“Do any human beings realize life while they live it?” is one of the many life-pondering questions asked in Thorton Wilder’s Pulitzer Prize winning drama, “Our Town.” T.C. Williams’ Drama Department will perform this play Nov. 16, 17 and 18 at 7:30 p.m.
Premiering on Broadway in 1938, the show explores the tight knit town of Grover’s Corner, N.H. at the turn of the twentieth century. Life is examined at its best and worst moments as the play follows Emily Webb and George Gibbs' journey through time. From growing up together to falling in love and marrying, Wilder emphasizes that it is often the simplest and overlooked parts of life that are the most meaningful. Along with a slew of other characters and constant narration by the stage manager, the show easily brings the audience along on a ride through life.
Last year, many students who were consistently involved in T.C. productions graduated, and those left wondered what was in store for this year’s production.
“This year is a rebuilding year,” said executive director and drama teacher Hope Bachman. “A lot of our regulars graduated and now we have new regulars. We all have to get used to each other.”
Student Director Taekia Blackwell, a senior, felt despite this, auditions were reassuring.
“Casting was difficult, but interesting,” Blackwell said. “The drama department lost a lot of its talent pool last year, but it was nice to see new talent pop up at auditions. We have two freshmen in the play — more than any previous show.”
With experienced actors and raw talent, the cast has a good mix of people and everyone is learning from each other.
“There are a lot of good, talented people,” senior Rhiannon Knol said. “Everyone is getting along pretty well. The [students who play the] couples get along well and they’re hilarious.”
Bachman agreed that the cast’s chemistry is “developing” and “some actors have really strong bonds.” However, memorizing lines is always a tricky part in any show.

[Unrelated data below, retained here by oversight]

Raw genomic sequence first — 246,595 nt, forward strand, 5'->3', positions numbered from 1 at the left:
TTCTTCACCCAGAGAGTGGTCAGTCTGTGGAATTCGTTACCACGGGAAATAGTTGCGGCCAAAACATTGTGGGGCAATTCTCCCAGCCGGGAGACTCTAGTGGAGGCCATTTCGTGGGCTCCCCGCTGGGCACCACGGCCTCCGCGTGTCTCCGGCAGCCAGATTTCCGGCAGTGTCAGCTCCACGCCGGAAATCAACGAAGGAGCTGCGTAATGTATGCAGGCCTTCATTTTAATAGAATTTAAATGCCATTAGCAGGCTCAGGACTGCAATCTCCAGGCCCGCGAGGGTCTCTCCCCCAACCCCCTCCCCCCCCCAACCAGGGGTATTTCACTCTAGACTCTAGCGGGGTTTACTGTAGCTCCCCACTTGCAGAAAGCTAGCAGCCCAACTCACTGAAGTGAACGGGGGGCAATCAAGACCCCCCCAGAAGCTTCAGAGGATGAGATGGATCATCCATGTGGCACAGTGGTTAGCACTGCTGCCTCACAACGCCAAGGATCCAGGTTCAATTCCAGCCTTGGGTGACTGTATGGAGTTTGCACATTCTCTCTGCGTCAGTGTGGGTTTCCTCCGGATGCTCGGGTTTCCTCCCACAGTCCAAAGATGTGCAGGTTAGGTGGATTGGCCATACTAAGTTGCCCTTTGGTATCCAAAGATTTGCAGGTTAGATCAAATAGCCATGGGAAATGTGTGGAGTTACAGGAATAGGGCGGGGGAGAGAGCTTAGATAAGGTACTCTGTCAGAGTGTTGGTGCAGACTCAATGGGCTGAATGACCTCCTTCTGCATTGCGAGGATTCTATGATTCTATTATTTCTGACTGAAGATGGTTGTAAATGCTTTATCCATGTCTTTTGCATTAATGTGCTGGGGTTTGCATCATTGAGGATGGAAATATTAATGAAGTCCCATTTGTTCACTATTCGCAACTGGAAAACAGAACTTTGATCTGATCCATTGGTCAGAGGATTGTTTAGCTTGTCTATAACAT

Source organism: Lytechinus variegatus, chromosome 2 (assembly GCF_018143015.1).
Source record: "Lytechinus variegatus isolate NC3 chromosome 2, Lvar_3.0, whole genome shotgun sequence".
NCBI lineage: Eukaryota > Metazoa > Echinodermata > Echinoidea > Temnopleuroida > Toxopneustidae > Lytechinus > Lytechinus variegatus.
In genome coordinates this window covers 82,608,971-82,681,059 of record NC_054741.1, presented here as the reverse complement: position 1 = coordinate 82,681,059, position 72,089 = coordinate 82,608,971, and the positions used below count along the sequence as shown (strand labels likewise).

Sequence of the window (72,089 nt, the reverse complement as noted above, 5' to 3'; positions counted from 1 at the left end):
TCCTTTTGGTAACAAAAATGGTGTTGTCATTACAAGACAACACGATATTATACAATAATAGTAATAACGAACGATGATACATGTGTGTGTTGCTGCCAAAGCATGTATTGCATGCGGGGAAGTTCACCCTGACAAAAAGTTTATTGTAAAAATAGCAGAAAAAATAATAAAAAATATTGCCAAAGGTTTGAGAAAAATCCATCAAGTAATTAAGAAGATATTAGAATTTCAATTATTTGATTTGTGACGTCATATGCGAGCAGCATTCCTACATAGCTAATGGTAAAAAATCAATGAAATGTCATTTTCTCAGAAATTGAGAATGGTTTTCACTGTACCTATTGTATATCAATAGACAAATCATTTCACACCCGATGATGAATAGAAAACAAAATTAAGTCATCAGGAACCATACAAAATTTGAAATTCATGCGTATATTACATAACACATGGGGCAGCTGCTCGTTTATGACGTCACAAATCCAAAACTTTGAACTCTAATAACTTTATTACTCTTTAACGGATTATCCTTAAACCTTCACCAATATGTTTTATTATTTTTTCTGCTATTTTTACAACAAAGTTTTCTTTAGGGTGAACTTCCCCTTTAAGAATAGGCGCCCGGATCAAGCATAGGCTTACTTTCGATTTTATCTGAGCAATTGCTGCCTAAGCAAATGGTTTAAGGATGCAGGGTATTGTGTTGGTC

“Things are coming along,” Bachman said. “Lines are, for some of our actors, a little shaky, but overall everyone has a fairly good handle of what their characters are like.”
Knol enjoys her role as Ms. Soams, a particularly disruptive woman at a wedding, because she does not have many lines. Senior Rachel Arriaga, on the other hand, loves her role as the stage manager, who acts as the narrator, because of her power in the play.
“I basically play God,” she said, referring to how her role has no boundaries — she dictates the lives of the people in Grover’s Corner while going back and forth between genders. However, “being God” requires a lot of work, and in Arriaga’s case, a lot of memorizing.
“Something I find very challenging is that 70 percent of my lines are four-page monologues,” she said. “I have so many lines [that] I have an inner-inner-inner dialogue.”
APART FROM REMEMBERING LINES, another challenging part of the show is the minimalist set and lack of props Wilder incorporated into the play.
“It’s a very challenging show because unlike [previous T.C.] shows, 95 percent of our props are pantomimed,” Arriaga said.
Bachman agreed performing a show without set or props was the biggest challenge in this play. Actors must rely on each other, sound effects and lighting to display the scenes before them, but when executed well, the audience will completely forget how much of the show is merely make-believe.
“Our Town” is a difficult play to handle, but the cast is committed and is getting as much rehearsal in as possible before show time.
“We practice after school nearly every day until 5:30 p.m.,” Blackwell said. “Luckily, the schedule doesn’t get too hectic until ‘Hell Week,’” the week before the performances when everyone involved in the production stays at school rehearsing until 10:30 p.m. or later.
Despite all of the time and hard work the cast has dedicated to the show, everyone still makes time to enjoy themselves.
“We have a really great group of people,” senior and Stage Manager Amy Milyko said. “Everyone has a good sense of humor and it makes rehearsals a lot of fun and helps the cast work together.”
With this much practice and joint effort put into the performance, T.C.’s “Our Town” is sure to be a hit.
“I think it’s going very smoothly,” Bachman said. “It’ll be interesting to see where everything is once the acts are in order.”
Blackwell is also confident in the cast and is excited for opening night.
“The play is going very well,” Blackwell said. “The cast is tackling it with much excitement; everyone is working hard and very well together. It should be a really great show.”
After “Our Town’s” finale, T.C. will begin working on its Cappies show, which will be performed Apr. 14, 2007. However, what musical it will be is still being decided on.